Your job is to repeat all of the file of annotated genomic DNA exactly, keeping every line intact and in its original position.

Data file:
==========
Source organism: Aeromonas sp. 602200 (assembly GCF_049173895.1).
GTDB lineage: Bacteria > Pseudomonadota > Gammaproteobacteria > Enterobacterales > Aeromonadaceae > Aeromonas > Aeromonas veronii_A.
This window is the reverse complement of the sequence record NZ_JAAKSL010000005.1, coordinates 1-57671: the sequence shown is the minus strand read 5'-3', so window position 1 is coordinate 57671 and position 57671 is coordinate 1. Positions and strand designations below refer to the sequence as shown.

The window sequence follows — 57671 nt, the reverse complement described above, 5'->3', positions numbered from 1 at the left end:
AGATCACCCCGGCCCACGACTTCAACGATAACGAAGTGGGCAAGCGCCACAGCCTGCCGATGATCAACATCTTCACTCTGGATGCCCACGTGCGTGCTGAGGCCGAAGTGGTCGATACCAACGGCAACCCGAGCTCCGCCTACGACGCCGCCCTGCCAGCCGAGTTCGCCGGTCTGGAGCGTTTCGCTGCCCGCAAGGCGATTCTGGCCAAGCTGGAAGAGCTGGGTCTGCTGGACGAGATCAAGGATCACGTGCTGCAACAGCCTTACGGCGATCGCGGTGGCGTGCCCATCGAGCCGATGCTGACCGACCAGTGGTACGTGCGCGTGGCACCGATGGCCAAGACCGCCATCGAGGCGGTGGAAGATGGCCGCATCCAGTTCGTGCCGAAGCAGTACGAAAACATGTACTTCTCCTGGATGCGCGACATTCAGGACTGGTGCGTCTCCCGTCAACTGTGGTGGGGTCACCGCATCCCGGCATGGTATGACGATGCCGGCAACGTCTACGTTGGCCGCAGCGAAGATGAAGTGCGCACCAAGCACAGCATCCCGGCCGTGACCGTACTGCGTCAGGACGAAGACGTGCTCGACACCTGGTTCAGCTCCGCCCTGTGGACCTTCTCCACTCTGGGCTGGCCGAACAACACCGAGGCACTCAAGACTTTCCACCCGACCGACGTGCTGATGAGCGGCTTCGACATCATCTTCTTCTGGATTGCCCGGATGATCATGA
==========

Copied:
Source organism: Aeromonas sp. 602200 (assembly GCF_049173895.1).
GTDB lineage: Bacteria > Pseudomonadota > Gammaproteobacteria > Enterobacterales > Aeromonadaceae > Aeromonas > Aeromonas veronii_A.
This window is the reverse complement of the sequence record NZ_JAAKSL010000005.1, coordinates 1-57671: the sequence shown is the minus strand read 5'-3', so window position 1 is coordinate 57671 and position 57671 is coordinate 1. Positions and strand designations below refer to the sequence as shown.

The window sequence follows — 57671 nt, the reverse complement described above, 5'->3', positions numbered from 1 at the left end:
AGATCACCCCGGCCCACGACTTCAACGATAACGAAGTGGGCAAGCGCCACAGCCTGCCGATGATCAACATCTTCACTCTGGATGCCCACGTGCGTGCTGAGGCCGAAGTGGTCGATACCAACGGCAACCCGAGCTCCGCCTACGACGCCGCCCTGCCAGCCGAGTTCGCCGGTCTGGAGCGTTTCGCTGCCCGCAAGGCGATTCTGGCCAAGCTGGAAGAGCTGGGTCTGCTGGACGAGATCAAGGATCACGTGCTGCAACAGCCTTACGGCGATCGCGGTGGCGTGCCCATCGAGCCGATGCTGACCGACCAGTGGTACGTGCGCGTGGCACCGATGGCCAAGACCGCCATCGAGGCGGTGGAAGATGGCCGCATCCAGTTCGTGCCGAAGCAGTACGAAAACATGTACTTCTCCTGGATGCGCGACATTCAGGACTGGTGCGTCTCCCGTCAACTGTGGTGGGGTCACCGCATCCCGGCATGGTATGACGATGCCGGCAACGTCTACGTTGGCCGCAGCGAAGATGAAGTGCGCACCAAGCACAGCATCCCGGCCGTGACCGTACTGCGTCAGGACGAAGACGTGCTCGACACCTGGTTCAGCTCCGCCCTGTGGACCTTCTCCACTCTGGGCTGGCCGAACAACACCGAGGCACTCAAGACTTTCCACCCGACCGACGTGCTGATGAGCGGCTTCGACATCATCTTCTTCTGGATTGCCCGGATGATCATGA